7. Plan for the Rollout: Not enough to just set up the PMO. It must be rolled out at the right time for it to be super effective. Chances are the new PMO may face quite some storms, after all it’s going to be a monitoring and demanding center. Chances are also that the progress of the projects may see a slight dip in the initial days after the rollout. But the PMO must show its efficiency in the first 60 to 90 days to remain focal and then push the accelerator button. 
  8. Change plan outline: Despite their utility and returns, there is a high probability that the PMO will be changed or outright wound up within a few years. In most organizations, the PMO is changed within 2 years on an average. Many times, the completion of ongoing projects themselves serve as drivers for the PMO to change. 
  9. Plan for Communication: Throughout the lifetime of the PMO, crucial information needs to be disseminated to key stakeholders. A proper Plan for communication involves details about what information to be conveyed to which stakeholders, when, how and at what intervals during the project lifecycle. 
  10. Governance and reporting: To maximize project management capabilities, the PMO requires certain authority and support to exercise that authority. Having in place the PMO charter, roles and responsibilities, communication pathway and reporting structure enables optimizing PMO efficiency. Generally, the PMO reports to the Key Sponsor or the management or both at one end. At the other end is the seamless communication between the project managers and the PMO to produce reports that are then submitted to the sponsor and management. 
  11. Orientation and training: Though most PMOs are staffed with people who have deep experience in project management, managing several projects is a totally different ballgame altogether. The PMO staff needs to be oriented to understand the gravitas of the alignment between projects and the organizational goals while clarifying their roles and responsibilities. Training for the PMO may be required on a regular basis as projects evolve and so do their needs and expectations from the PMO.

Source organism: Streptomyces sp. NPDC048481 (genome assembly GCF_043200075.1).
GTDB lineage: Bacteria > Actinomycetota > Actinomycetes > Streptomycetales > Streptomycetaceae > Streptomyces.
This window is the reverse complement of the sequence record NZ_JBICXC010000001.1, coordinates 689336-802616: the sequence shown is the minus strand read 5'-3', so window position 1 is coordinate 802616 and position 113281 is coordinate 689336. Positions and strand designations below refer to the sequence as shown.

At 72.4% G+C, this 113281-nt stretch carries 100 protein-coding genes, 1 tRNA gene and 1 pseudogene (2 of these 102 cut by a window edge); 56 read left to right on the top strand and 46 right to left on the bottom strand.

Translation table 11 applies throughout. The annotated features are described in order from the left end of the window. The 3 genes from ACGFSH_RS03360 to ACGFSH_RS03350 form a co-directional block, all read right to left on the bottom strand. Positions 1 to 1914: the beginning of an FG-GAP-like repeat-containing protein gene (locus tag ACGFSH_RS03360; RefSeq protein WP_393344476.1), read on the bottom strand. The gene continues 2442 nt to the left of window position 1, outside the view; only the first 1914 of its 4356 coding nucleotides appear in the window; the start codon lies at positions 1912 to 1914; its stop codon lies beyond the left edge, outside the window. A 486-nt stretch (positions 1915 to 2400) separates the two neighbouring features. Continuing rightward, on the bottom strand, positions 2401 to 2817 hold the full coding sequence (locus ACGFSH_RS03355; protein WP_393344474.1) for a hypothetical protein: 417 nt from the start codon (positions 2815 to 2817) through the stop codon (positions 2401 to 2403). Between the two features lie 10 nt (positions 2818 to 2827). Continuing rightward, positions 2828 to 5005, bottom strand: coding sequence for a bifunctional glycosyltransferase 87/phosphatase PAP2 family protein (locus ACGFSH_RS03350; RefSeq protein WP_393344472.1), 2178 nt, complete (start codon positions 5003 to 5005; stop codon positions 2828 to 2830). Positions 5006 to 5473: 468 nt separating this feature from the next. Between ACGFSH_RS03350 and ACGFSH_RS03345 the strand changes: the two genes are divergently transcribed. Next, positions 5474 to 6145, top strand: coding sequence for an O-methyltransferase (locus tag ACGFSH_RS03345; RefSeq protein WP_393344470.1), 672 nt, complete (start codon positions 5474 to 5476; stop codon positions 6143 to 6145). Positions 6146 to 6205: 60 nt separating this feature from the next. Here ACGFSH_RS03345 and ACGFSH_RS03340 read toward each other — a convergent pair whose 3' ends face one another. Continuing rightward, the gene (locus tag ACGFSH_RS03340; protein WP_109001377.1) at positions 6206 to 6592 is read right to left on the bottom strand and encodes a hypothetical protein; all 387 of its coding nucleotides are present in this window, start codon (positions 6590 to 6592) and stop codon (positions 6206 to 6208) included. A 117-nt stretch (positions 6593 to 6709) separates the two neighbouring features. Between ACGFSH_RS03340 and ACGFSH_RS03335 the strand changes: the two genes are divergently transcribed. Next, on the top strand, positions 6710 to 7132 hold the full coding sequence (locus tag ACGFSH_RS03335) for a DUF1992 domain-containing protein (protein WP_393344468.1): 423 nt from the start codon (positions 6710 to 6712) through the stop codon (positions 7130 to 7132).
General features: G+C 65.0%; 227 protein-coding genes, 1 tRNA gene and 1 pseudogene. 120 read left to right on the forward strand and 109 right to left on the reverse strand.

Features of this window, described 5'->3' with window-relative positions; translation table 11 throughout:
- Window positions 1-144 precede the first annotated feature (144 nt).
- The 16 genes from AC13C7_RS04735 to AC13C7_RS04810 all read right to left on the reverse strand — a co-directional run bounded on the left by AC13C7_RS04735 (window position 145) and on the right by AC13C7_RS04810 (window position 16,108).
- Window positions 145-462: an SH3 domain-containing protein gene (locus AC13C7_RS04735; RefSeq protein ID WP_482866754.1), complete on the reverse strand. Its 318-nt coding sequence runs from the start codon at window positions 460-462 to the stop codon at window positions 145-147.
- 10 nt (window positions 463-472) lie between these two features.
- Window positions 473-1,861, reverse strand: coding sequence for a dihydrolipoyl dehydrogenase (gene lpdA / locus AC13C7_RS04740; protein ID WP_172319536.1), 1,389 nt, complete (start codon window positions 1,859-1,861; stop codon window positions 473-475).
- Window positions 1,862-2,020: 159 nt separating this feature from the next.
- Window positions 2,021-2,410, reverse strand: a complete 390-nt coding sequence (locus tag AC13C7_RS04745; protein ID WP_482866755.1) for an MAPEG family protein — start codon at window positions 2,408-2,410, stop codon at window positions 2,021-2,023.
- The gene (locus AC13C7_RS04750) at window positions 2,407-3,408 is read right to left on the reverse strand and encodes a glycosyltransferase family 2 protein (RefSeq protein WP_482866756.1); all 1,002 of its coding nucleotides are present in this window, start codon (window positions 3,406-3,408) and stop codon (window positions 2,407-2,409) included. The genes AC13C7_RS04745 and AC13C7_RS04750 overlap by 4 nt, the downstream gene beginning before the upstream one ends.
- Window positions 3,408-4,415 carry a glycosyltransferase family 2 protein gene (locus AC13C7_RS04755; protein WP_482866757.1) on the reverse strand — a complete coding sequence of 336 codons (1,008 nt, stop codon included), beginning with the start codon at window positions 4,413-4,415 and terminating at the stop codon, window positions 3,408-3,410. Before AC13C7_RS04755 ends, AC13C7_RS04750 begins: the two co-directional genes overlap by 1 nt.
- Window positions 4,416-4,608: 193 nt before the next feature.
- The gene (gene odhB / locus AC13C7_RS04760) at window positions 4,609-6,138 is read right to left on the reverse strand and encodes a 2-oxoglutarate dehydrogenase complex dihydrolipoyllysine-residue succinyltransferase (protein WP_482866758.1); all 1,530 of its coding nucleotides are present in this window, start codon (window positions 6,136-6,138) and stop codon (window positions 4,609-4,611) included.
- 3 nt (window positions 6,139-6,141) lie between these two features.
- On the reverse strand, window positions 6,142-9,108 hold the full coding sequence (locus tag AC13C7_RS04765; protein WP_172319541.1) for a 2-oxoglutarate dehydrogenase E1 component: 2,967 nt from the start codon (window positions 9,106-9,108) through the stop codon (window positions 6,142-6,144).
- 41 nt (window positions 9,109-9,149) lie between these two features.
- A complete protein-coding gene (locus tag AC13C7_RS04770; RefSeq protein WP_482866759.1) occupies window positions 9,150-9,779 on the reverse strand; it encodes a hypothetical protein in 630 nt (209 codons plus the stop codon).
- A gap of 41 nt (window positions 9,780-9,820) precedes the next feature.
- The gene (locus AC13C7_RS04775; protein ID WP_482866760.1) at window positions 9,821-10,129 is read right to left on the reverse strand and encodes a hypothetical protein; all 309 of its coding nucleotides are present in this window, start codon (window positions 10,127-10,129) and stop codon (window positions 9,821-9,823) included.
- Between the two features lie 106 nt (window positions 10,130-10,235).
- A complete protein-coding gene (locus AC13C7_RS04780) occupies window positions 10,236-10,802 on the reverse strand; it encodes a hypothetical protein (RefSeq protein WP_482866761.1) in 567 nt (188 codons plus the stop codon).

12. Metrics for PMO: While no one denies the significance of a PMO, it still has to prove its worth through metrics. The key metrics for PMO assessment are:

    • Rate of delivery of strategic projects vs total number of projects
    • Operational efficiency: Rate of success in delivering projects on time and within budget
    • Execution: Rate of success and failure of projects
    • Benefits realized against forecast
  13. The Project Initiation Document (PID): It gives the objective, justifies the project, gives the course of activity, roles and responsibilities and also states the time and budget for all stakeholders to know. 
  14. PID workshops for alignment: Ideally done within focus groups in the industry, these workshops help PMO staff and project managers to better understand the significance of adhering to the PID. This can also be incorporated in the Project Startup workshop if possible. 
  15. Disseminate PID to stakeholders: Gaining feedback from key stakeholders and improvising on the PID document even before initiation helps to prevent any glitches once launched. Stakeholders feedback is crucial. 
  16. Identifying Quick Win Opportunities: By identifying and improving on areas and functions that face time and budget constraints. By focusing on the current mode of functioning, these opportunities present themselves in the form of minor hurdles which when deleted, make the entire function smooth since it’s anyway a low hanging fruit within the control of the PMO.
    Submitting the PID document, the Business Case and the budget to the management completes the initiation phase.

After you have assessed the need for establishing a project management office and initiating it, next is the phase of establishing it.


To learn more about the next phases in setting up a successful project management office, check out the articles below: 

Phase 3 – Project Management Office (PMO) Setup: Establish the PMO

Phase 4 – Project Management Office (PMO) Setup: Implementing the PMO

Phase 5 – Project Management Office (PMO) Setup: Improving the PMO


Recommended reading: 

Practical Guide for Setting up a successful Project Management Office (PMO)

Phase 1 – Project Management Office (PMO) Setup: Assessment and Strategy